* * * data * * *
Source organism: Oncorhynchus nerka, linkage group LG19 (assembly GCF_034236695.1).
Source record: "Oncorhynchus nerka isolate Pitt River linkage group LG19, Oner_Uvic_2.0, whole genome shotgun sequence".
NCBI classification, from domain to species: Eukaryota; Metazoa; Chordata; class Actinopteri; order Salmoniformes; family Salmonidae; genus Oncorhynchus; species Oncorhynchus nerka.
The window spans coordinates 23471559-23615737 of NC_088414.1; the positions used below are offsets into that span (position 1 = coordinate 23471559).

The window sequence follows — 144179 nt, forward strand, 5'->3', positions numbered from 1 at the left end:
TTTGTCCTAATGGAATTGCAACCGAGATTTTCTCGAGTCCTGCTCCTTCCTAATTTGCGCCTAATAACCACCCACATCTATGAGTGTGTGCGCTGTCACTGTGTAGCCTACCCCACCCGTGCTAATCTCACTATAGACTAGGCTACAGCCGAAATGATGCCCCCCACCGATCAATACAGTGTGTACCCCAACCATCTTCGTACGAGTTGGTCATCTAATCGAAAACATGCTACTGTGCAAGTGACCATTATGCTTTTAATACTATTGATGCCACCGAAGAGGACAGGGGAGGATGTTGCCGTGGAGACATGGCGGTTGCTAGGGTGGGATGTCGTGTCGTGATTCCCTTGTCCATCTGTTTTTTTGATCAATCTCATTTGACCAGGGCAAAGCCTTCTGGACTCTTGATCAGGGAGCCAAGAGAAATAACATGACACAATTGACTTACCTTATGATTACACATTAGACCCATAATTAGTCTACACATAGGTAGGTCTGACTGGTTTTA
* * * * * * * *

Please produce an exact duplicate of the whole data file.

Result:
Source organism: Oncorhynchus nerka, linkage group LG19 (assembly GCF_034236695.1).
Source record: "Oncorhynchus nerka isolate Pitt River linkage group LG19, Oner_Uvic_2.0, whole genome shotgun sequence".
NCBI classification, from domain to species: Eukaryota; Metazoa; Chordata; class Actinopteri; order Salmoniformes; family Salmonidae; genus Oncorhynchus; species Oncorhynchus nerka.
The window spans coordinates 23471559-23615737 of NC_088414.1; the positions used below are offsets into that span (position 1 = coordinate 23471559).

The window sequence follows — 144179 nt, forward strand, 5'->3', positions numbered from 1 at the left end:
TTTGTCCTAATGGAATTGCAACCGAGATTTTCTCGAGTCCTGCTCCTTCCTAATTTGCGCCTAATAACCACCCACATCTATGAGTGTGTGCGCTGTCACTGTGTAGCCTACCCCACCCGTGCTAATCTCACTATAGACTAGGCTACAGCCGAAATGATGCCCCCCACCGATCAATACAGTGTGTACCCCAACCATCTTCGTACGAGTTGGTCATCTAATCGAAAACATGCTACTGTGCAAGTGACCATTATGCTTTTAATACTATTGATGCCACCGAAGAGGACAGGGGAGGATGTTGCCGTGGAGACATGGCGGTTGCTAGGGTGGGATGTCGTGTCGTGATTCCCTTGTCCATCTGTTTTTTTGATCAATCTCATTTGACCAGGGCAAAGCCTTCTGGACTCTTGATCAGGGAGCCAAGAGAAATAACATGACACAATTGACTTACCTTATGATTACACATTAGACCCATAATTAGTCTACACATAGGTAGGTCTGACTGGTTTTA